Prof Miller started his academic career in 1981, with a degree in biological science at the University of Glasgow. He became involed with the Glasgow Media Group, an organisation that analyses television news to claim bias in favour of powerful forces in society. In 2004, he changed disciplines and became professor of sociology at the University of Strathclyde.

The lecturer has remained in the field ever since. He was appointed sociology professor at the University of Bath in 2012, and professor of political sociology at Bristol in 2018. There he has concentrated on identifying supposed networks of power.

In 2019, the academic co-authored an SMP paper claiming that international chemical weapons investigators had “nobbled” an inquiry to blame Assad’s forces for a chlorine gas attack in Douma, Syria. Writing on Twitter, Prof Miller suggested that Assad had been wrongly blamed for chemical attacks on his own people, alleging that some atrocities were likely “false flag” operations carried out by rebels with the aid of MI6. The victims, he said, had been “killed in a managed massacre to lay a false trail”.

Many of SMP’s claims that the Syrian regime was innocent of using chemical weapons were based on testimony from two former employees of the Organisation for the Prohibition of Chemical Weapons (OPCW), an independent international watchdog. Their credibility was dismissed by the organisation itself.

But Prof Miller told the JC: “Our work has thus far been fully, totally vindicated by the subsequent information released into the public domain. You should tell your readers this.”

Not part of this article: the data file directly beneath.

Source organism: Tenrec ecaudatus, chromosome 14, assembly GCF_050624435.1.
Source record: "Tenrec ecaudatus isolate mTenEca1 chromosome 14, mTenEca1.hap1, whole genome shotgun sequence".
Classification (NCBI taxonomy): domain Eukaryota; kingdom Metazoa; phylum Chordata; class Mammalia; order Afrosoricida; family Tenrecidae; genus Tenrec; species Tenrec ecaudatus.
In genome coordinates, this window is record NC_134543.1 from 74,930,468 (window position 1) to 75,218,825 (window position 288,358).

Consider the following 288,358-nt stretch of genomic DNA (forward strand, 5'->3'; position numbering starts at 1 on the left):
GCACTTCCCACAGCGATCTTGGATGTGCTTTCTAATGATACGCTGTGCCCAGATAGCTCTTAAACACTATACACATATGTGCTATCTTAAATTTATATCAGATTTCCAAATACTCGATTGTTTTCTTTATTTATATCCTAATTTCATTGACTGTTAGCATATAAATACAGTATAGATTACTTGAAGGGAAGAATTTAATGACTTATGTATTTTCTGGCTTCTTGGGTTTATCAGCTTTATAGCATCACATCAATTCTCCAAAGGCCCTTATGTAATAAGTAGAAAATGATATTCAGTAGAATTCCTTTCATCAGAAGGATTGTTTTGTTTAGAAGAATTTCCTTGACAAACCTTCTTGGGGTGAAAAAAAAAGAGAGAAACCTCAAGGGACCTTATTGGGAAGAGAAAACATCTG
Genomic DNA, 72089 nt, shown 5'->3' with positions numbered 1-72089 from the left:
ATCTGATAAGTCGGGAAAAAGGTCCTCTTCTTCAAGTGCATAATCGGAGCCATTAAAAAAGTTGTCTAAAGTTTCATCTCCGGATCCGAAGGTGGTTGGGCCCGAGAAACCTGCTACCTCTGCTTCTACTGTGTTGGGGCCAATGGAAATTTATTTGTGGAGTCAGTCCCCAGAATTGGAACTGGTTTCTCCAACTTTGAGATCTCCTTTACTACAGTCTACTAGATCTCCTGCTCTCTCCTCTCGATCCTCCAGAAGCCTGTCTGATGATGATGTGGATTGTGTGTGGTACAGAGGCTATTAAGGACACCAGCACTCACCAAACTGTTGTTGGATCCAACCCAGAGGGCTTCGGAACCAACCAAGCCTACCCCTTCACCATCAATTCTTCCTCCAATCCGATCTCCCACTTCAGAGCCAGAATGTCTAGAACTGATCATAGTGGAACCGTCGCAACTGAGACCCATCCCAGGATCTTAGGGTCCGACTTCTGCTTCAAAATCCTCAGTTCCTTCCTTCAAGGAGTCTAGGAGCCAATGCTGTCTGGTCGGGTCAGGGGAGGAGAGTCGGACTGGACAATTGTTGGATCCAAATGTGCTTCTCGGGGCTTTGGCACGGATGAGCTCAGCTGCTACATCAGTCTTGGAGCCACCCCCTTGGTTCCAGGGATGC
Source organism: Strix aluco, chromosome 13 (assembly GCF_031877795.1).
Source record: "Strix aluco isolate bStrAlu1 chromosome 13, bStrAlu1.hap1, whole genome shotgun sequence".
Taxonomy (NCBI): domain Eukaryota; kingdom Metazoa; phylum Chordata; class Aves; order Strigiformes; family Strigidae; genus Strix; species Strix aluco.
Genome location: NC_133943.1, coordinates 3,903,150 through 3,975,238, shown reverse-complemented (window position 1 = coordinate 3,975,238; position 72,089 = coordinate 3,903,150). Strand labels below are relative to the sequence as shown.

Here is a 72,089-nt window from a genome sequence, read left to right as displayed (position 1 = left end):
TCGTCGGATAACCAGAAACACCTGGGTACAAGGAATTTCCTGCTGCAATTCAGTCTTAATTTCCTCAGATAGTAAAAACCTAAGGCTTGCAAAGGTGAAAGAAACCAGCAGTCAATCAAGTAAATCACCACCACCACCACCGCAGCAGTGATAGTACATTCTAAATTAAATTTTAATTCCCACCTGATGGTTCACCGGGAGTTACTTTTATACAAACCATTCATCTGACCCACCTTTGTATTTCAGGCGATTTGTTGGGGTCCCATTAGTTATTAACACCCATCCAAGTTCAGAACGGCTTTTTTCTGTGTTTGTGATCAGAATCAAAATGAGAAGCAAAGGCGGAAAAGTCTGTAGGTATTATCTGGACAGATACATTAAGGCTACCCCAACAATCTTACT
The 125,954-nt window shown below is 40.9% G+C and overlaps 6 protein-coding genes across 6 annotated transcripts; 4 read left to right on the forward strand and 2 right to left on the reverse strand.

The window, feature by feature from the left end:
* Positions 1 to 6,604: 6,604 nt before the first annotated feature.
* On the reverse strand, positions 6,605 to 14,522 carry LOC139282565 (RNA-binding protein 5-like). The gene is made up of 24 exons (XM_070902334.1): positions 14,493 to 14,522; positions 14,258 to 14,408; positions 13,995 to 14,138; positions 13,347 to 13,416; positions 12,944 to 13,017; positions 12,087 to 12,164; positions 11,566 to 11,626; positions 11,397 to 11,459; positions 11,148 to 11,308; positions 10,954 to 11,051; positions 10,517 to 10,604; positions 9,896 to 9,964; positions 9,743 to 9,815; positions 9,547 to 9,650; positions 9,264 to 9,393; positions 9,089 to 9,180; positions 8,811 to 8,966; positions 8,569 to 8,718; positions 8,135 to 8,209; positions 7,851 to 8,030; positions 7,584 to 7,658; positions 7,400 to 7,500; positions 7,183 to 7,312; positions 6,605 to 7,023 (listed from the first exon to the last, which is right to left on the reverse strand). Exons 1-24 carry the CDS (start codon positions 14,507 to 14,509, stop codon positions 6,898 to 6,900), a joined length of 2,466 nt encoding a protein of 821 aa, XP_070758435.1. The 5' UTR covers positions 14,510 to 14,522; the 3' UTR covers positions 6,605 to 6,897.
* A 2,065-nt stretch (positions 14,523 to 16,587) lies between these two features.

He added: “Our work on alleged chemical weapons attacks has rested primarily upon a range of documents and primary sources.”

His contentious opinions do not stop there. After the Kremlin poisoned Sergei and Yulia Skripal in Salisbury in 2018, Prof Miller insisted it was wrong to conclude that Putin was behind the attack, calling it “an extraordinary case study in the continuing relevance of understanding state propaganda in 21stcentury Britain. To support their lies, the British government employs thousands of people directly in propaganda and related activities,” he wrote in an essay on the Open Democracy website.

One of the SPM’s main targets is the White Helmets, a civilian search-and-rescue service launched by former British Army captain James Le Mesurier.

Vanessa Beeley, a prominent SMP member who branded the Charlie Hebdo attacks a “false flag”, labelled the White Helmets an “al Qaeda auxiliary” group. If the claims were true, she said, the humanitarian workers were a “legit target” for Assad’s butchers.